External Parasites: The most common skin disease in hedgehogs is mange. This condition can be caused by either sarcoptic or psoroptic skin mites. Clinical signs include heavy dandruff, quill and/or hair loss, crusty thickened skin, thickening of ear margins, easy plugs in ear canals, and overall itchiness. Diagnosis is made by skin scraping and microscopic examination of the mites. The most effective treatment is subcutaneous injections of ivermectin at two week intervals for two to three doses. A drop of ivermectin may be applied topically to affected ear margins. Other external parasites seen in hedgehogs include fleas and ticks. Ticks may be carefully removed manually while fleas may be treated with topical flea powders. With the occurrence of any skin parasite, the environment should be thoroughly cleaned and all animals in the area should be treated.
Ear Disease: The normal ear should be thin, clean, and have smooth edges. The most common problems are due to external parasites. The ears become thickened, ragged, and flaky. Superficial fungal or bacterial infections are also common. Yeast or bacteria cause internal ear infections. Symptoms include a foul odor and an increase or change in normal wax production. Severe infections may cause a head tilt. Ear diseases are treated topically and/or with oral or inject able medications.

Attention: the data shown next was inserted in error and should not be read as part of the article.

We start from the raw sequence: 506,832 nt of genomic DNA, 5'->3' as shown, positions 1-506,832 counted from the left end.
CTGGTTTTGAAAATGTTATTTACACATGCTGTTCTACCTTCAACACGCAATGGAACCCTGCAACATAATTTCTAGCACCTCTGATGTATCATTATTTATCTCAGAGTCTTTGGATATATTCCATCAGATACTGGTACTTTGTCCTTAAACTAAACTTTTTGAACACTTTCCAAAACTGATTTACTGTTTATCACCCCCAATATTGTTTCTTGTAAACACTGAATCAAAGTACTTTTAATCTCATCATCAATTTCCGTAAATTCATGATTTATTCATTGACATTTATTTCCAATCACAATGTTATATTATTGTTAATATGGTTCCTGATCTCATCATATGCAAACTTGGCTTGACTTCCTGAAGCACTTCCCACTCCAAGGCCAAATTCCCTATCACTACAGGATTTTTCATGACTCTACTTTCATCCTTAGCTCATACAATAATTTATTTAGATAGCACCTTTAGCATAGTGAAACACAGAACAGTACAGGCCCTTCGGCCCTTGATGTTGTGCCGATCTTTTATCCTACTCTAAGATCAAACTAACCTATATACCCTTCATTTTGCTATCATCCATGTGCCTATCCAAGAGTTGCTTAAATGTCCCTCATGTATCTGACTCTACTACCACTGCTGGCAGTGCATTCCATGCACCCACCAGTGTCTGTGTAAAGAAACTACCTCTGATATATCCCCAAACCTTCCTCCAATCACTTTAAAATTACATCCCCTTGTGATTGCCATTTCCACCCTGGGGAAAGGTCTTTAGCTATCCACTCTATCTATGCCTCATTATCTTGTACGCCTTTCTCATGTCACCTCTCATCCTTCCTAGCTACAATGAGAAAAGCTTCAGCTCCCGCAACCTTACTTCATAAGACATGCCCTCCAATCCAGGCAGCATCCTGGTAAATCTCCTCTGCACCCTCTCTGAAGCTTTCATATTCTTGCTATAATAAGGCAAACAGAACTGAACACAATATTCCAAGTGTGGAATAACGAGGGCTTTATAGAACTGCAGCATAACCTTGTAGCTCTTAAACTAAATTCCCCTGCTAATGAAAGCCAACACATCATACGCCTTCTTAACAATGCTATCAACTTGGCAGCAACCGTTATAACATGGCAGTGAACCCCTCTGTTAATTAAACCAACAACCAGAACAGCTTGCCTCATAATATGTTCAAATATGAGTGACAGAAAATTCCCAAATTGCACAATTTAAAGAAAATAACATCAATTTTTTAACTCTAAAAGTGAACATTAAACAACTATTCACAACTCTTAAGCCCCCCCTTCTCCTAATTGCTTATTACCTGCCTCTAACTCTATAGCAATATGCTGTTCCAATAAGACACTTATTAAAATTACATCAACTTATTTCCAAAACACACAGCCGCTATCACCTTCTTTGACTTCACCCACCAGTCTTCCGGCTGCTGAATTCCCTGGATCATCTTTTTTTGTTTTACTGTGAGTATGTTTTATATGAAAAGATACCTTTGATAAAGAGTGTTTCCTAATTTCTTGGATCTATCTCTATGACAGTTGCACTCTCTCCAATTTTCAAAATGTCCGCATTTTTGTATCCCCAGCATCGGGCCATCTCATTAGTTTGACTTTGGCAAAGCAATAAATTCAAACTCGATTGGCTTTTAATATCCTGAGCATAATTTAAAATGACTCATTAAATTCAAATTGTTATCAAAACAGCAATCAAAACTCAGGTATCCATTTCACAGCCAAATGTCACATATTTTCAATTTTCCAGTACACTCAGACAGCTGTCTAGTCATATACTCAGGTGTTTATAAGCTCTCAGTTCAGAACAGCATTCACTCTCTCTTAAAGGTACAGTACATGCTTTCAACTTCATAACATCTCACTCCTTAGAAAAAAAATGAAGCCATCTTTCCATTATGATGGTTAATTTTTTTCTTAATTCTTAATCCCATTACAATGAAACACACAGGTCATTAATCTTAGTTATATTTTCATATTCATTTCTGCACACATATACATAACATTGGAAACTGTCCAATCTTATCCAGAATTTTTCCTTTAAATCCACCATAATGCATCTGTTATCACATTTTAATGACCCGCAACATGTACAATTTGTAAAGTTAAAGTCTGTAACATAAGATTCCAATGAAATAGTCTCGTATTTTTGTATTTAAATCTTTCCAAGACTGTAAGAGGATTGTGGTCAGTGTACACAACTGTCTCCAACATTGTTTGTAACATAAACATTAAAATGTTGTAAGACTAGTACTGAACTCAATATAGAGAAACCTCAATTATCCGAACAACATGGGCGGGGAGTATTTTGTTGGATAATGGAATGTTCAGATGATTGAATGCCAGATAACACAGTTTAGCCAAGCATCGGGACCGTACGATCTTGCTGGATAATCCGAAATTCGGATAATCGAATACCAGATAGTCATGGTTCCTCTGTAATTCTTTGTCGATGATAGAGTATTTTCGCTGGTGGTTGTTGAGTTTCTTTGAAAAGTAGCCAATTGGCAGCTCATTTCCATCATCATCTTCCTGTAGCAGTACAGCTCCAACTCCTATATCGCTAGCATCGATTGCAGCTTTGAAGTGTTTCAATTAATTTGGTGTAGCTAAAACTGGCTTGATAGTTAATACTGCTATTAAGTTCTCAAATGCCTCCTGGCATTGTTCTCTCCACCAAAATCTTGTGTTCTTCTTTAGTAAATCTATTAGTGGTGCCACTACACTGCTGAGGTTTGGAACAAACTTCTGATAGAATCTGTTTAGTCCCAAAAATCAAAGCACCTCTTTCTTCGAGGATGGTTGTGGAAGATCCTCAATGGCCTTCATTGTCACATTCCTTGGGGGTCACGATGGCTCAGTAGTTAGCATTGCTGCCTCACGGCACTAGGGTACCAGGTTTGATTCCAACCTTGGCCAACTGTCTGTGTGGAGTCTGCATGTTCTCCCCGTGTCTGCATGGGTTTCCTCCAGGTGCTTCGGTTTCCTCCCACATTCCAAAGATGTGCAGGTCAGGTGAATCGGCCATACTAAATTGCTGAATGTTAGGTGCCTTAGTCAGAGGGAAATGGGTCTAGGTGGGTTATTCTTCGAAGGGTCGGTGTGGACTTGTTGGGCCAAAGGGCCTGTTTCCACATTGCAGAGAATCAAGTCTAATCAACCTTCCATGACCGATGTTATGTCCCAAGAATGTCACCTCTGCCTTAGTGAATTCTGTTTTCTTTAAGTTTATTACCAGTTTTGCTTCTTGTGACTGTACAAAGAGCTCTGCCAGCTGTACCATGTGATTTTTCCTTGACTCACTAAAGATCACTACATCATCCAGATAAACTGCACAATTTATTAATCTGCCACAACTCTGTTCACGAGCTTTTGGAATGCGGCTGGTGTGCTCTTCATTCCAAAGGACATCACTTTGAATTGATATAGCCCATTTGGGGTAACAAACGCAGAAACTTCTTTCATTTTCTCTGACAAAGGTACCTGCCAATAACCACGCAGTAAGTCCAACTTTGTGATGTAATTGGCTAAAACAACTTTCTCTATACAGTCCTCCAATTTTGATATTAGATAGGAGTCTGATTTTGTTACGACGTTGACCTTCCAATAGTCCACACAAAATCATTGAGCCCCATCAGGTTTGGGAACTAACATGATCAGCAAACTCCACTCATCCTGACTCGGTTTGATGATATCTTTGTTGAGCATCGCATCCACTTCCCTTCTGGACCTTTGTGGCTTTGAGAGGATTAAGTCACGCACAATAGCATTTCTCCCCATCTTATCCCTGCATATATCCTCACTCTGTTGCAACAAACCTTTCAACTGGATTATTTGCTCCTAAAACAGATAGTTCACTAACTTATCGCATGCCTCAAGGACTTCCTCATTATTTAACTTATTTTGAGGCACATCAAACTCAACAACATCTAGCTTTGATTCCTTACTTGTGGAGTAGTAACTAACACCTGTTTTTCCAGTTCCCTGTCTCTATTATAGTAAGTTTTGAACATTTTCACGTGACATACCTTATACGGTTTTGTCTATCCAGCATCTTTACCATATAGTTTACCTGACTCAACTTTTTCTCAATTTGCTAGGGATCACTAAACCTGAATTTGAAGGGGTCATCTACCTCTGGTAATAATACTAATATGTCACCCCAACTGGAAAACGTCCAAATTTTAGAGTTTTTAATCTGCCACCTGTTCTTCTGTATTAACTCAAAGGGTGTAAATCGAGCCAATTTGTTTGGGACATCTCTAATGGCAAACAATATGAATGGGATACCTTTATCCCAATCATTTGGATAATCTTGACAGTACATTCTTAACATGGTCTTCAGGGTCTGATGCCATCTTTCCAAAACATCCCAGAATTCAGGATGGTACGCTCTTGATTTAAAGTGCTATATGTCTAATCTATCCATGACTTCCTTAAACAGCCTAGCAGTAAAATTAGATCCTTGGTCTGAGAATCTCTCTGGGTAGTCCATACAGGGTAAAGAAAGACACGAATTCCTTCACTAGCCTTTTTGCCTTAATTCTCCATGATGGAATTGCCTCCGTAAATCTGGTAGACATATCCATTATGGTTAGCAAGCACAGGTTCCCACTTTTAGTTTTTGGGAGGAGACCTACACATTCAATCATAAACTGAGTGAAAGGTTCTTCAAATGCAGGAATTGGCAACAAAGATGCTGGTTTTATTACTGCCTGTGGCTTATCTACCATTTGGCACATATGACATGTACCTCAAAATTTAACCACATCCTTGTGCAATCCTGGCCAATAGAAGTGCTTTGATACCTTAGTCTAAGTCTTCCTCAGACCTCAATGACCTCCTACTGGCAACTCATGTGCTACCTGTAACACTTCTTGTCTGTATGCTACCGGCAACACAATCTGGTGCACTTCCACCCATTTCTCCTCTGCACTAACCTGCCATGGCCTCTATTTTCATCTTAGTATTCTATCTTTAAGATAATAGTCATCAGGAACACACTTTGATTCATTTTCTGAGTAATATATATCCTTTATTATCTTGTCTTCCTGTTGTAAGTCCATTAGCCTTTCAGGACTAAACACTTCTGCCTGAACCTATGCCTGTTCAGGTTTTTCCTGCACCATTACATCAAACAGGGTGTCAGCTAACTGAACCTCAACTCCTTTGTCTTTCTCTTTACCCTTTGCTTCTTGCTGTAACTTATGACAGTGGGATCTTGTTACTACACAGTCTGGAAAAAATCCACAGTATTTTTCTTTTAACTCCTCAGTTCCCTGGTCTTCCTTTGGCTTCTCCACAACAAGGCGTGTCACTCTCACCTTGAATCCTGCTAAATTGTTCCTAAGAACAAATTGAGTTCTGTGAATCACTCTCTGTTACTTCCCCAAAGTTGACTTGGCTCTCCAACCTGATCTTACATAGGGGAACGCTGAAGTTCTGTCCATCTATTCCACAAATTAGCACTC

Fungal dermatitis (ringworm): occurs less frequently but should be considered particularly in cases of skin disease that is unresponsive to ivermectin therapy. Signs include dry and cracked skin, especially of the face and ragged, crusty ear margins. The hedgehog is usually not itchy and many animals may be asymptomatic carriers. Diagnosis is made with a fungal culture and treatment includes topical antifunals (creams or lime/sulfur dips) and oral griseofulvin.